Here is my bi-partisan proposal to opponents of the deal: don’t cut our countries adrift from our allies, and don’t light my region on fire. If this deal falls, I’ll have to suffer the consequences of the war you chose.
Criticize Jewish or Israeli opponents of the Iran deal, and you are an anti-Semite. Not only that; conservative hysterics now say you have de facto accused such opponents of dual loyalty, an antiquated anti-Semitic charge being wielded as precisely as a club.
It’s time to drop that old trope altogether. The very idea that there’s something wrong with dual loyalty is obsolete. It’s a fossilized relic of single-identity patriotism to the patria from centuries past. Nowadays, people migrate, have mixed heritage, multiple citizenships, meta-state communities and even multiple sexualities.
I am proudly loyal to both the U.S. and Israel. I have the tax returns to prove it. And it is a privilege; I am enriched by seeing and feeling the arguments of both sides, and I share in the needs of both. Most of the time these interests are highly aligned. When the needs differ, they often complement each other.
It is good that Israel’s security needs have been so front and center to the negotiations over curbing Iran’s nuclear program. Never mind that Prime Minister Netanyahu’s apocalyptic predictions about Iran destroying Israel are fetishized manipulations for his own political image. Even paranoids have enemies and there has been some value in reminding the negotiating countries across the sea or the ocean about the regional concerns right here. A nuclear armed Iran really could upset the balance of power in the Middle East, embolden actors such as Hezbollah and accelerate the existing arms race. The left must know that these factors could affect not only our lives but the possibility for resolving the Israeli-Palestinian conflict.
With the unrelenting voices of Israeli concerns in their ears, the powers have reached a deal with Iran. Is it good, bad, the best we could so, or disastrous? Mere mortals who are not nuclear scientists (those who are support the deal) must take our cues from figures we trust and choose the arguments we find most credible. It’s hard when political interests merge with substance and regular people don’t know what’s real.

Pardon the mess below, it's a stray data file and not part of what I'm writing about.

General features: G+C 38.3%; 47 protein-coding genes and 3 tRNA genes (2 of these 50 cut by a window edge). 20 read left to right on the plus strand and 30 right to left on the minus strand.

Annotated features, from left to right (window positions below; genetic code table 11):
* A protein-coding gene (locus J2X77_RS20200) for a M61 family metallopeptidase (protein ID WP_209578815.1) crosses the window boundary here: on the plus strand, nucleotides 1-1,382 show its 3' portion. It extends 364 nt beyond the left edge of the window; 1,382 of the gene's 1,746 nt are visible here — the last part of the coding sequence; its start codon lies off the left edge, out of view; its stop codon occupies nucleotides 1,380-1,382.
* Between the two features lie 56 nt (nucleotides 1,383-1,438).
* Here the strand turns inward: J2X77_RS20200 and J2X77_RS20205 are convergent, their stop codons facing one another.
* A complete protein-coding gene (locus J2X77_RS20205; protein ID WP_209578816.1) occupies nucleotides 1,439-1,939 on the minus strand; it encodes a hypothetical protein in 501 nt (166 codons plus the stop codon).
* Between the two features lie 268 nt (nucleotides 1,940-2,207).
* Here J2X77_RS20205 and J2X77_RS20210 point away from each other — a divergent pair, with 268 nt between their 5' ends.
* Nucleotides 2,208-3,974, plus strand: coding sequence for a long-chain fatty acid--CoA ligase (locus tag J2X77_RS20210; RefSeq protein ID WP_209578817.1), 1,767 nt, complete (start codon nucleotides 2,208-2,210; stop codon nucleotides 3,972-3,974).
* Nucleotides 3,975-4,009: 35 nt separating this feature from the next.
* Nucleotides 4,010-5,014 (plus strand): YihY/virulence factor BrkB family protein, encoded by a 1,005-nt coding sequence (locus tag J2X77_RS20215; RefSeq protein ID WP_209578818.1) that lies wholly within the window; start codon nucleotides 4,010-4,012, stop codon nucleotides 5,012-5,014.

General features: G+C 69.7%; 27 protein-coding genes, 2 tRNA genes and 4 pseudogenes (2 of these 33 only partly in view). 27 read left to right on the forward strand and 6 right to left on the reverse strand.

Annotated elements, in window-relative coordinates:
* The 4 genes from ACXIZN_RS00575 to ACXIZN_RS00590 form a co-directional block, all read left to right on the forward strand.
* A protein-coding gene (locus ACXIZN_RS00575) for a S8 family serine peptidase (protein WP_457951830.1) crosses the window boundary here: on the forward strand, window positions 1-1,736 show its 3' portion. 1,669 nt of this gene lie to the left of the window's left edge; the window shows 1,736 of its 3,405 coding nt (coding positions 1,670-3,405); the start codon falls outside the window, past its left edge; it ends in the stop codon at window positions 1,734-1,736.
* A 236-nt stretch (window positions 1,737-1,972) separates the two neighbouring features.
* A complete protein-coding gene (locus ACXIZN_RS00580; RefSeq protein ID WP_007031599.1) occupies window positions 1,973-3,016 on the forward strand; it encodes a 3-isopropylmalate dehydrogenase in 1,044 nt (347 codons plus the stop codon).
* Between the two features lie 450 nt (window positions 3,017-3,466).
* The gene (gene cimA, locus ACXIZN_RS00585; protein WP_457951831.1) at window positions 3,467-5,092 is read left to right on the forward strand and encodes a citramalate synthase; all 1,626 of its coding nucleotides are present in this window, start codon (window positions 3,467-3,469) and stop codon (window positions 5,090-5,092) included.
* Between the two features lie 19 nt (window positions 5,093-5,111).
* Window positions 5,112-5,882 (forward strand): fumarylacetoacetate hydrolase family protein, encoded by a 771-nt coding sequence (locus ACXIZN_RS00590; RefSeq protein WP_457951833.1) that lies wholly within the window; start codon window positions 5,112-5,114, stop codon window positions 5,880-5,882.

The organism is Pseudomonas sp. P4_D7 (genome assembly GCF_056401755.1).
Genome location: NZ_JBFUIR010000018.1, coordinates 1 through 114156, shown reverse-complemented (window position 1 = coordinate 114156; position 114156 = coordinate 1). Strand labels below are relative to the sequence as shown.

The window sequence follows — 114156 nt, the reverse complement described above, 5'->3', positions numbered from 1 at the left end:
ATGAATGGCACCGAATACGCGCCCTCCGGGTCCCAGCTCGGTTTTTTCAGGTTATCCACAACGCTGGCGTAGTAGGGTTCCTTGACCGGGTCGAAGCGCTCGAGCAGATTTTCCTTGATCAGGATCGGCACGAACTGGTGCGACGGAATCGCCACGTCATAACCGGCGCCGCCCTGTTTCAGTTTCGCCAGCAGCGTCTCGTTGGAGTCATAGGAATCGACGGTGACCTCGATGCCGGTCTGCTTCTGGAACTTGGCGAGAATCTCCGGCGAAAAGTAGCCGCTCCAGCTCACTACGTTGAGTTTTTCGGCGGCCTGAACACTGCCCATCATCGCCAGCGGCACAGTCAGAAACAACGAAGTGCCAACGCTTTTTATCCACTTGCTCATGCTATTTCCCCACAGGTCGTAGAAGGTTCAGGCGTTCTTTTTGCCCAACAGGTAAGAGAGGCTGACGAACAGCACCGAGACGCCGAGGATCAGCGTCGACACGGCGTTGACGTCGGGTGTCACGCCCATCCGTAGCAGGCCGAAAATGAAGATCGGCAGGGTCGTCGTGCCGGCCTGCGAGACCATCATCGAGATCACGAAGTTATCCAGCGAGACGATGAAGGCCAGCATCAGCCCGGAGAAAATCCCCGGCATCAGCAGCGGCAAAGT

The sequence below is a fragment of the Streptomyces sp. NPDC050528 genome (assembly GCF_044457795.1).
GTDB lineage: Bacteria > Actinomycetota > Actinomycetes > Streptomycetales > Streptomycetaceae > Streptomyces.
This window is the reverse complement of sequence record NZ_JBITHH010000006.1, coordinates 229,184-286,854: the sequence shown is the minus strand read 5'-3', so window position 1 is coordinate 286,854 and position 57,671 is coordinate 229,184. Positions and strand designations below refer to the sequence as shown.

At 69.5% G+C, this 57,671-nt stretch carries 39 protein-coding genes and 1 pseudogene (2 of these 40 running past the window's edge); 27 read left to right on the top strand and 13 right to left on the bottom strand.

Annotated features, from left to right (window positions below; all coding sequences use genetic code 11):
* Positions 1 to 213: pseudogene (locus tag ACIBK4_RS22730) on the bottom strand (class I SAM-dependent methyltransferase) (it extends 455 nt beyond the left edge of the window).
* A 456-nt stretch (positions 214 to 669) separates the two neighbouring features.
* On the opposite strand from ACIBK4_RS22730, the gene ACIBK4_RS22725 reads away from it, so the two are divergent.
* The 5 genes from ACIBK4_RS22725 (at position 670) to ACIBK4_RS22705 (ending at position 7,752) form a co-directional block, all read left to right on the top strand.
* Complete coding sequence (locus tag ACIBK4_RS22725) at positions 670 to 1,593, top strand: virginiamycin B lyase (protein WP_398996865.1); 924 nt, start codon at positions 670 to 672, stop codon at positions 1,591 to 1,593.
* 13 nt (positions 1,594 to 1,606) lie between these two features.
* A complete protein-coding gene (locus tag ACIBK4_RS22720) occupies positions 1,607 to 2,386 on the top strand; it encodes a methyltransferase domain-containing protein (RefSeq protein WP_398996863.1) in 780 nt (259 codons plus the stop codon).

But the overriding argument that trumps all others is what President Obama said in his speech: it’s this or war – there is no third way left.
[O]ur closest allies in Europe, or in Asia — much less China or Russia — certainly are not going to agree to enforce existing sanctions for another 5, 10, 15 years according to the dictates of the U.S. Congress….[T]hose who say we can just walk away from this deal and maintain sanctions are selling a fantasy.
Thus, Netanyahu’s speech in Congress this spring was trickery; not because it played into his political campaign but because he shrewdly left out talk about the military option. I mean, did he think nobody would notice? Obama said:
Congressional rejection of this deal leaves any U.S. administration that is absolutely committed to preventing Iran from getting a nuclear weapon with one option — another war in the Middle East… Does anyone really doubt that the same voices now raised against this deal will be demanding that whoever is President bomb those nuclear facilities?
Of course we can’t doubt that, because “those voices” who are in Israel already did demand to bomb the facilities. Just a few hot summers ago, Benjamin Netanyahu and Ehud Barak, and possibly Defense Minister Moshe Ya’alon beat the war drums. We need not guess about the future, just look into the very recent past.
As an Israeli, what really scares me is another war in the Middle East that directly involves Israel. The moral horror of the current asymmetrical war against Palestinians is bad enough; a state-to-state conflict between Israel, the US and Iran, is inconceivable.
Such a war would leave our two countries totally isolated from other Western allies in the effort. It would push the proxy wars that Iran already supports to a frenzy; Iran would feel justified supporting state and non-state actors alike far beyond the theater of war, if such a term can even still be used. We can expect terror attacks in Argentina and Mumbai, funded and fomented by a regime that will feel no need for restraint. Saudi Arabia might escalate support for its own proxy fighters in response, making this region all but uninhabitable. Israel’s worst nightmares should Iran develop nuclear weapons are most likely to materialize if we wage war putatively to prevent those weapons.
The insane thing (Obama undersold this by calling it “ironic”) is that the military option won’t even work. It is common wisdom – received largely from Israeli security gurus – that a strike can only set back Iran’s nuclear program. A strike will end hope of inspections, instead of institutionalizing them for decades. But then, when have our wars worked lately? After three of them in Gaza, rockets are still being fired into Israel.
War is an automatic weapon in this region. Obama proposed a different vision. He didn’t invent it himself; he drew on bi-partisan American icons:
“Peace is not the absence of conflict,” President Reagan once said. It is “the ability to cope with conflict by peaceful means.” President Kennedy warned Americans, ‘not to see conflict as inevitable, accommodation as impossible, and communication as nothing more than the exchange of threats.’”
Here is my modest bi-partisan proposal to opponents of the deal, as an Israeli and as an American. Don’t cut our countries adrift from our allies. Don’t light my region on fire; if this deal falls, I’ll have to suffer the consequences of the war you chose.